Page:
Chapter 10, part 1

Seattle, 1 November 20xx, 12:49

Go!” Roger yelled, his face strained with the effort of punching through the ward around the building.

Striker, shouldering his Panther cannon, drove his massive shoulder into the door, breaking its hinges. He bulled his way into the room, with Fang right behind him and Roger bringing up the rear. The troll stopped short when he saw what was in the room.

“Blessed Dog,” Fang mouthed when she saw the prisoners. “Paul, look!”

Roger had moved into the center of the room. “Get them down,” he said, his gaze darting swiftly back and forth. “I don’t think we’ve much time. Hurry!”

Striker ran over to where Winterhawk and Ocelot were chained. The two prisoners watched him with dead, uncaring eyes. “Not real...” Ocelot mumbled.

“Just another dream,” Winterhawk whispered in agreement.

Striker ignored them. Grabbing one of Ocelot’s chains with his huge hand, he knotted up his enormous troll muscle and ripped the chain apart a few links from the manacle. Then he did the other one, and Ocelot slumped in his arms.

Harry, lying on the floor nearby, awakened at all the noise. “What the hell--?” he demanded. Suddenly the room was full of people he didn’t know.

“Who are you?” demanded the huge troll holding Ocelot. His low rumbling voice was menacing.

“I’m Harry,” Harry said. “Who the hell are you?”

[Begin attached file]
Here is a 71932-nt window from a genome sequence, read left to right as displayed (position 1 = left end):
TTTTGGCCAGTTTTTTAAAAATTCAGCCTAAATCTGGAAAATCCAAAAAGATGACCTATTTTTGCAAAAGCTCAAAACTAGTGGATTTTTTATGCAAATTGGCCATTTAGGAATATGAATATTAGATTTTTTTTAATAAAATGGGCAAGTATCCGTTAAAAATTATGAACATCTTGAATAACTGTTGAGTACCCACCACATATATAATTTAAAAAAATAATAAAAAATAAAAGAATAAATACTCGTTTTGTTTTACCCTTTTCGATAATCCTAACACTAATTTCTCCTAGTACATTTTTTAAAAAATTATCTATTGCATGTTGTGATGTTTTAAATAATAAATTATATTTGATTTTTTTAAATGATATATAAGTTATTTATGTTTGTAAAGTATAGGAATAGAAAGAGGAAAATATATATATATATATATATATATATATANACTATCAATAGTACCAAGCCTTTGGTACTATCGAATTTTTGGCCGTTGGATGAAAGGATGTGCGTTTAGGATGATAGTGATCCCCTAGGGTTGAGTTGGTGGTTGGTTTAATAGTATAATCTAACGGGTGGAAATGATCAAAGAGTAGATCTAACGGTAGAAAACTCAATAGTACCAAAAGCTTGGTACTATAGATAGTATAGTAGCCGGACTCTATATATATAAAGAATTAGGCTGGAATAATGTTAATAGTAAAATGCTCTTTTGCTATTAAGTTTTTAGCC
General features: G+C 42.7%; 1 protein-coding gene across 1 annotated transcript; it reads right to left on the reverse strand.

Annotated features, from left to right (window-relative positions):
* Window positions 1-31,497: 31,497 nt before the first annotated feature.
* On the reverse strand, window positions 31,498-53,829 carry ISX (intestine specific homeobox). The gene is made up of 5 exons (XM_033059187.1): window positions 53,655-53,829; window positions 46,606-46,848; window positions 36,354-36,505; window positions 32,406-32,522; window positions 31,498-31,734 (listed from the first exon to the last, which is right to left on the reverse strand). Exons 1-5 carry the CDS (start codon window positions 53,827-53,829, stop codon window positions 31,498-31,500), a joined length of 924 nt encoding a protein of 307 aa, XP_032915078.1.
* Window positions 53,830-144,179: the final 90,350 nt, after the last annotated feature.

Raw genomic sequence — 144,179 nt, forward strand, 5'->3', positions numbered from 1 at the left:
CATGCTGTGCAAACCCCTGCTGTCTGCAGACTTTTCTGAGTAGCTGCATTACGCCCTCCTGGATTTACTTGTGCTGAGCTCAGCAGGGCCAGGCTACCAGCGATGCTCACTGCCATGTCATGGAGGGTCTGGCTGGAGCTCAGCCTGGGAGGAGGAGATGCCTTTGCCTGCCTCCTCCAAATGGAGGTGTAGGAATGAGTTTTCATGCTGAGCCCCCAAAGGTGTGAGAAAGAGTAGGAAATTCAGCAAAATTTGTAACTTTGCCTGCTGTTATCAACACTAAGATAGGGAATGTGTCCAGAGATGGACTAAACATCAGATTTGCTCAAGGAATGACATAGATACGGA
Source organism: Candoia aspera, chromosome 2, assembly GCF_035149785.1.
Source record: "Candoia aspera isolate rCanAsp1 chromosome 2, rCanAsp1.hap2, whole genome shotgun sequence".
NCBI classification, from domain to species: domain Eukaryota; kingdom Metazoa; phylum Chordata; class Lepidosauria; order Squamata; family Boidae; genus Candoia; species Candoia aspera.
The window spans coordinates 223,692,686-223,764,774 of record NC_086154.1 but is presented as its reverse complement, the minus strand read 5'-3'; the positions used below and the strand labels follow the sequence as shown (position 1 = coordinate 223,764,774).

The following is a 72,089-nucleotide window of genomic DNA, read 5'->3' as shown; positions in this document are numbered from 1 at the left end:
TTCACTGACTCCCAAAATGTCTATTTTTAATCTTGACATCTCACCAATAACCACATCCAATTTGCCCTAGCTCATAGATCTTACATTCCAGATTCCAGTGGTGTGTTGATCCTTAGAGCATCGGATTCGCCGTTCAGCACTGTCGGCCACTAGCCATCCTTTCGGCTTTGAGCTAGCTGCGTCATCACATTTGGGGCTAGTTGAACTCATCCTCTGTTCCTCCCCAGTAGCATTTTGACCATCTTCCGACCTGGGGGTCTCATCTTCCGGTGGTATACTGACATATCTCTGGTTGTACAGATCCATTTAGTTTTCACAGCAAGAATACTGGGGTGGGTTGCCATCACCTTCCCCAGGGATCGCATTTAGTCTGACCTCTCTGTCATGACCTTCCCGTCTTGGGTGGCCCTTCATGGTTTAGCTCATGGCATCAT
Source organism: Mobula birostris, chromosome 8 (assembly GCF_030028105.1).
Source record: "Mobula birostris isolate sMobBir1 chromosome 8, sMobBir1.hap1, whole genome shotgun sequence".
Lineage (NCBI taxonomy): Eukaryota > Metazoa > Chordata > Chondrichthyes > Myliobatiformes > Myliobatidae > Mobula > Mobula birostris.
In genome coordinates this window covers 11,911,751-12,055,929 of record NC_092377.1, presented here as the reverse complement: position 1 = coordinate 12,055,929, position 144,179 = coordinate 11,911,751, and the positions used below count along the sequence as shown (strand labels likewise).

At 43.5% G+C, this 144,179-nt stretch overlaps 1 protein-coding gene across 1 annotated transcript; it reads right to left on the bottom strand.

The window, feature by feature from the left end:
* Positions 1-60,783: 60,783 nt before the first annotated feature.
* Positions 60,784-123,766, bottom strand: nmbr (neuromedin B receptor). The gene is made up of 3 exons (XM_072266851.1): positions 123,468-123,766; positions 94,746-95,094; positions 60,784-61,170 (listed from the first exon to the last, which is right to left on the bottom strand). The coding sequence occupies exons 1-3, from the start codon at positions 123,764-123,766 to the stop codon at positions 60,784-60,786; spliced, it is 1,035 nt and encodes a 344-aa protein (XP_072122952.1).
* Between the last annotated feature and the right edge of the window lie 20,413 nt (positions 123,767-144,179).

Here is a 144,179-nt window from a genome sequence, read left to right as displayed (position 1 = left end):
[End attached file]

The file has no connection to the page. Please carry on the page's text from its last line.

“Here,” the troll said, handing Ocelot over to him and moving to Winterhawk. Ocelot was blinking his eyes, trying to get his feet under him. Harry staggered back under the weight, finally propped Ocelot up against the wall.

“You know that guy?” Harry asked, watching in wonder as the troll broke Winterhawk’s chains with ease and grabbed the mage’s body under the arms as he sagged.

“Yeah...friend. Striker.” Ocelot shook his head, trying to clear the cobwebs from it. Maybe this was another trick, but he hadn’t had one like this yet, so he wasn’t going to take chances on its not being real.

“Let’s get a move on, people,” came Roger’s anxious voice. “Come on. Move.”

Winterhawk was standing on his own power now. “Roger?” he asked, confused.

“Righto, Dr. S,” the spirit said. “You’re looking terrible, but you’d better get your things so we can leave. I think the wards are down, but I don’t think they’ll stay that way.”

Ocelot heard the words “get your things,” and that was enough for him. If this was a trick, so be it. But if it wasn’t, at least he was going to go down with his gear. “Come on, ‘Hawk,” he said, staggering over toward the pile of their equipment.

Suddenly, a loud, maniacal laughter filled the room, followed by a voice that held the very essence of rage. “How dare you?” the voice demanded, and then it was there.

Fang and Striker froze in terror, staring at the thing that now occupied the middle of the room. About three meters tall, it resembled a giant octopus with flat, pasty skin of a sickening purple hue. Its black eyes were huge and dark and carried within them thousands of years of stark, ravening evil. “You wanted to see my real form, mage?” the thing screamed. “Well, here it is! Look, and die!” It began to turn.